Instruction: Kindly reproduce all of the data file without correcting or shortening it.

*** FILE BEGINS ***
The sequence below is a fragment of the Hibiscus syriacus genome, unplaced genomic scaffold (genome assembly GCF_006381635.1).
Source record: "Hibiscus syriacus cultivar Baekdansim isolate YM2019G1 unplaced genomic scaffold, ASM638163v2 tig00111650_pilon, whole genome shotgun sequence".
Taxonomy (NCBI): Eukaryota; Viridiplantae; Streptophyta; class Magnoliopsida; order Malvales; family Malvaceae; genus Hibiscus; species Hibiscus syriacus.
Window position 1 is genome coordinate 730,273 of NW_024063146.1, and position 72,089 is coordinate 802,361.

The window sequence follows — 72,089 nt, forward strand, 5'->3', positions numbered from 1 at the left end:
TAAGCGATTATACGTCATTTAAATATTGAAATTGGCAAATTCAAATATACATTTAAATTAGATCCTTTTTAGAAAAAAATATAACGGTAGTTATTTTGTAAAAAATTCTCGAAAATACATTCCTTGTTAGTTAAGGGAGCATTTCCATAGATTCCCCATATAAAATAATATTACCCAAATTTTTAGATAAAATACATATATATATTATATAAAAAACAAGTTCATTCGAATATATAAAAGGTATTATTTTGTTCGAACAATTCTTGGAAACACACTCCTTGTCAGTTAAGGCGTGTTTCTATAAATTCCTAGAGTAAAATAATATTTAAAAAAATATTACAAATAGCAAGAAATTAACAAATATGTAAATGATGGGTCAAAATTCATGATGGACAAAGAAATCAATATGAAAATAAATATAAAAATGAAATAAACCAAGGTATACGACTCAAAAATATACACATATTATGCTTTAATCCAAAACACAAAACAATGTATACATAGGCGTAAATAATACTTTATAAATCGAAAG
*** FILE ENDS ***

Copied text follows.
The sequence below is a fragment of the Hibiscus syriacus genome, unplaced genomic scaffold (genome assembly GCF_006381635.1).
Source record: "Hibiscus syriacus cultivar Baekdansim isolate YM2019G1 unplaced genomic scaffold, ASM638163v2 tig00111650_pilon, whole genome shotgun sequence".
Taxonomy (NCBI): Eukaryota; Viridiplantae; Streptophyta; class Magnoliopsida; order Malvales; family Malvaceae; genus Hibiscus; species Hibiscus syriacus.
Window position 1 is genome coordinate 730,273 of NW_024063146.1, and position 72,089 is coordinate 802,361.

The window sequence follows — 72,089 nt, forward strand, 5'->3', positions numbered from 1 at the left end:
TAAGCGATTATACGTCATTTAAATATTGAAATTGGCAAATTCAAATATACATTTAAATTAGATCCTTTTTAGAAAAAAATATAACGGTAGTTATTTTGTAAAAAATTCTCGAAAATACATTCCTTGTTAGTTAAGGGAGCATTTCCATAGATTCCCCATATAAAATAATATTACCCAAATTTTTAGATAAAATACATATATATATTATATAAAAAACAAGTTCATTCGAATATATAAAAGGTATTATTTTGTTCGAACAATTCTTGGAAACACACTCCTTGTCAGTTAAGGCGTGTTTCTATAAATTCCTAGAGTAAAATAATATTTAAAAAAATATTACAAATAGCAAGAAATTAACAAATATGTAAATGATGGGTCAAAATTCATGATGGACAAAGAAATCAATATGAAAATAAATATAAAAATGAAATAAACCAAGGTATACGACTCAAAAATATACACATATTATGCTTTAATCCAAAACACAAAACAATGTATACATAGGCGTAAATAATACTTTATAAATCGAAAG